Certain objects within MySQL, including database, table, index, column, alias, view, stored procedure, partition, tablespace, and other object names are known as identifiers. This section describes the allowable syntax for identifiers in MySQL. Section 8.2.2, “Identifier Case Sensitivity”, describes which types of identifiers are case sensitive and under what conditions.
An identifier may be quoted or unquoted. If an identifier contains special characters or is a reserved word, you must quote it whenever you refer to it. The set of alphanumeric characters from the current character set, “
_”, and “
$” are not special. Reserved words are listed at Section 8.3, “Reserved Words”. (Exception: A reserved word that follows a period in a qualified name must be an identifier, so it need not be quoted.)
The identifier quote character is the backtick (“
SELECT * FROM `select` WHERE `select`.id > 100;
ANSI_QUOTESSQL mode is enabled, it is also allowable to quote identifiers within double quotation marks:
CREATE TABLE "test" (col INT);ERROR 1064: You have an error in your SQL syntax... mysql>
CREATE TABLE "test" (col INT);Query OK, 0 rows affected (0.00 sec)
ANSI_QUOTESmode causes the server to interpret double-quoted strings as identifiers. Consequently, when this mode is enabled, string literals must be enclosed within single quotation marks. They cannot be enclosed within double quotation marks. The server SQL mode is controlled as described in Section 5.1.7, “Server SQL Modes”.
Identifier quote characters can be included within an identifier if you quote the identifier. If the character to be included within the identifier is the same as that used to quote the identifier itself, then you need to double the character. The following statement creates a table named
a`bthat contains a column named
CREATE TABLE `a``b` (`c"d` INT);
In the select list of a query, a quoted column alias can be specified using identifier or string quoting characters:
SELECT 1 AS `one`, 2 AS 'two';+-----+-----+ | one | two | +-----+-----+ | 1 | 2 | +-----+-----+
Elsewhere in the statement, quoted references to the alias must use identifier quoting or the reference is treated as a string literal.
Identifiers may begin with a digit but unless quoted may not consist solely of digits.
It is recommended that you do not use names that begin with
Nare integers. For example, avoid using
1eas an identifier, because an expression such as
1e+3is ambiguous. Depending on context, it might be interpreted as the expression
1e + 3or as the number
Be careful when using
MD5()to produce table names because it can produce names in illegal or ambiguous formats such as those just described.
A user variable cannot be used directly in an SQL statement as an identifier or as part of an identifier. See Section 8.4, “User-Defined Variables”, for more information and examples of workarounds.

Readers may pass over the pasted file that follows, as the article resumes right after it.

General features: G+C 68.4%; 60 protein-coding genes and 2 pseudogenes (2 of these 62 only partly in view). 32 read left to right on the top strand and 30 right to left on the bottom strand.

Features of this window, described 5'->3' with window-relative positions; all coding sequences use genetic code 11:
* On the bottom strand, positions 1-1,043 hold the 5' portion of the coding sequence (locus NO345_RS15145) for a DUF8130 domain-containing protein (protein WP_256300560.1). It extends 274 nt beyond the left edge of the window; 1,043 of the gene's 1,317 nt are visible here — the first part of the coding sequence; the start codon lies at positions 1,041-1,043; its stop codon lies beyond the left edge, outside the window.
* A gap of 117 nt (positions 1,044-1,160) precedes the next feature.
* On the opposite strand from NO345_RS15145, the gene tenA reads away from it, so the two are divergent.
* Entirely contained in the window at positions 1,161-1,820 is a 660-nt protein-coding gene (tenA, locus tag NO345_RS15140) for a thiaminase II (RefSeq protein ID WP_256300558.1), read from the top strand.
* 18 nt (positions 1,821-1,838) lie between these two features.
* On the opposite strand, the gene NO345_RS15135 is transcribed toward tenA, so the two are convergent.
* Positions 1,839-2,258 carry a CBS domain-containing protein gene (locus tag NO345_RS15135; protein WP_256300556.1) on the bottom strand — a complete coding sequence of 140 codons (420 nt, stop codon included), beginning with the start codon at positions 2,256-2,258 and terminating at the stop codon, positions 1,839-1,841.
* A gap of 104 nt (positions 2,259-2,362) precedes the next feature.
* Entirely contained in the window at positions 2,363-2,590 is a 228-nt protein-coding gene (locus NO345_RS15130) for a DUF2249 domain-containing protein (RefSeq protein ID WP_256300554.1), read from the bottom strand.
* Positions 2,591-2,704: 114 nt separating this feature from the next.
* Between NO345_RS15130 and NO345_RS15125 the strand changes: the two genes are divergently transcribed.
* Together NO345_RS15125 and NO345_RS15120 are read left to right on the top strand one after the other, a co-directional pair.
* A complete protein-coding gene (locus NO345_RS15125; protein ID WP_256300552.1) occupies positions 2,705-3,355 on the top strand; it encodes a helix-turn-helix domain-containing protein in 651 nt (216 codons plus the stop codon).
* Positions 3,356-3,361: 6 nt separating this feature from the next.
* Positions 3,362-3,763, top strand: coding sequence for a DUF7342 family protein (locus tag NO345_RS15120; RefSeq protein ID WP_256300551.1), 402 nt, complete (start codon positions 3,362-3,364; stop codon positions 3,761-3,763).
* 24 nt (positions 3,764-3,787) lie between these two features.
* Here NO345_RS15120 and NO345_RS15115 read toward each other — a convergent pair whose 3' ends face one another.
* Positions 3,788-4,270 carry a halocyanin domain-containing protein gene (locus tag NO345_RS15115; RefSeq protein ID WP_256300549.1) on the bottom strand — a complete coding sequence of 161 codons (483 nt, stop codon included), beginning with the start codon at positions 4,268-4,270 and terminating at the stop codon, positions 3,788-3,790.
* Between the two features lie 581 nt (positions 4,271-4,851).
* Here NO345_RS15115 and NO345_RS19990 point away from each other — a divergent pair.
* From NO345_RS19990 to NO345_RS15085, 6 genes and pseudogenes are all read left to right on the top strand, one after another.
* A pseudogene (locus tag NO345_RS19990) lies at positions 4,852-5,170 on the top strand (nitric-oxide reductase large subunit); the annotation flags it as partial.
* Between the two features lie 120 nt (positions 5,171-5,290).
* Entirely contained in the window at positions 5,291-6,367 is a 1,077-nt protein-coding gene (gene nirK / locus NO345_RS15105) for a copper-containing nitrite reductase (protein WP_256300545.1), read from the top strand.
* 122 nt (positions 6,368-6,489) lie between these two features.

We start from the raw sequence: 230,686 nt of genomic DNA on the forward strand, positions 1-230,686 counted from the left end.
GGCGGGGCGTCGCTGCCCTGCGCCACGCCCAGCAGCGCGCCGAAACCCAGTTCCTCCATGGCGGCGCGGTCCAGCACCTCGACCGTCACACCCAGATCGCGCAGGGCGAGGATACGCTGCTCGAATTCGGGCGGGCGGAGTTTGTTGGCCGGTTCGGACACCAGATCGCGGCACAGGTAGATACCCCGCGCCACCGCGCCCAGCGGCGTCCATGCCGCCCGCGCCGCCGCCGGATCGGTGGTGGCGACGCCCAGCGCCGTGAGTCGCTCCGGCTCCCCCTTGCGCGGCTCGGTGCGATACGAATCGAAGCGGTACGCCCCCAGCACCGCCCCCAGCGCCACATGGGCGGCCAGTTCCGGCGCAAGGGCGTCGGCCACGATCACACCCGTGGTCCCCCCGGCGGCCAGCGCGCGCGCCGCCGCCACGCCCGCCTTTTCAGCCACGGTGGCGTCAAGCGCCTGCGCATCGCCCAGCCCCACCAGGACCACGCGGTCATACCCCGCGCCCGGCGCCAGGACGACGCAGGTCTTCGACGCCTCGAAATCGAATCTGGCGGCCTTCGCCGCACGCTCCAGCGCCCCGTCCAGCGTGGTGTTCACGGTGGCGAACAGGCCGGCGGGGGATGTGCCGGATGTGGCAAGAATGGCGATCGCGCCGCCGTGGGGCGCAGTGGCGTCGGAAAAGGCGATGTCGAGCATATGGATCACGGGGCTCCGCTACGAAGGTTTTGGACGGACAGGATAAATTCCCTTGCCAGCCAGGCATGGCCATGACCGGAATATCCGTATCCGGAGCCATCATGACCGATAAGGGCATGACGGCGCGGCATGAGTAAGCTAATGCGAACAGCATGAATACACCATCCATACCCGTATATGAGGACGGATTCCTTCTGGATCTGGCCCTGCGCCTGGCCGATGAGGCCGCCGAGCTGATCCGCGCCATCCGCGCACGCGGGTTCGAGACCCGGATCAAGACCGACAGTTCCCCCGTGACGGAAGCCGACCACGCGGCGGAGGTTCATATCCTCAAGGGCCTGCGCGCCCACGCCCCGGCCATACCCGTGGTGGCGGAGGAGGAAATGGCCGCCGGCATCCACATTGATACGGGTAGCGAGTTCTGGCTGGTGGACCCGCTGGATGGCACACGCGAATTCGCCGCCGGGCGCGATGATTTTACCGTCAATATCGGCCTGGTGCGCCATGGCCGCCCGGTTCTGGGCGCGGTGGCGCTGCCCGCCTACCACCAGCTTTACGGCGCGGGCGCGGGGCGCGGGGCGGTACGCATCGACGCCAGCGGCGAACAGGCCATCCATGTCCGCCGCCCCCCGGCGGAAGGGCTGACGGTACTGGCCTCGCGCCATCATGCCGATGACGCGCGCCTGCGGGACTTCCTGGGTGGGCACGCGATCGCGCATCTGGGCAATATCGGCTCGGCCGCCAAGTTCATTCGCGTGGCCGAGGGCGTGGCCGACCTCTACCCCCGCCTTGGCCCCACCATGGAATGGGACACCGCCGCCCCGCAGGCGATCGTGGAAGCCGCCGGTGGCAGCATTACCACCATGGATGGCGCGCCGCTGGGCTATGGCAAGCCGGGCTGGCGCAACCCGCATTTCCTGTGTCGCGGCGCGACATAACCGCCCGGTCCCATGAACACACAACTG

There are some restrictions on the characters that may appear in identifiers:
No identifier can contain ASCII NUL (
Database, table, and column names should not end with space characters.
Before MySQL 5.1.6, database and table names cannot contain “
.”, or characters that are not allowed in file names.
As of MySQL 5.1.6, special characters in database and table names are encoded in the corresponding file system names as described in Section 8.2.3, “Mapping of Identifiers to File Names”. If you have databases or tables from an older version of MySQL that contain special characters and for which the underlying directory names or file names have not been updated to use the new encoding, the server displays their names with a prefix of
#mysql50#. For information about referring to such names or converting them to the newer encoding, see that section.
The following table describes the maximum length for each type of identifier.
Identifier Maximum Length (characters) Database 64 Table 64 Column 64 Index 64 Constraint 64 Stored Procedure or Function 64 Trigger 64 View 64 Event 64 Tablespace 64 Log File Group 64 Alias 256 (see exception following table) Compound Statement Label 16
As of MySQL 5.1.23, aliases for column names in
CREATE VIEWstatements are checked against the maximum column length of 64 characters (not the maximum alias length of 256 characters).
Identifiers are stored using Unicode (UTF-8). This applies to identifiers in table definitions that are stored in
.frmfiles and to identifiers stored in the grant tables in the
mysqldatabase. The sizes of the identifier string columns in the grant tables are measured in characters. You can use multi-byte characters without reducing the number of characters allowed for values stored in these columns, something not true prior to MySQL 4.1. The allowable Unicode characters are those in the Basic Multilingual Plane (BMP). Supplementary characters are not allowed.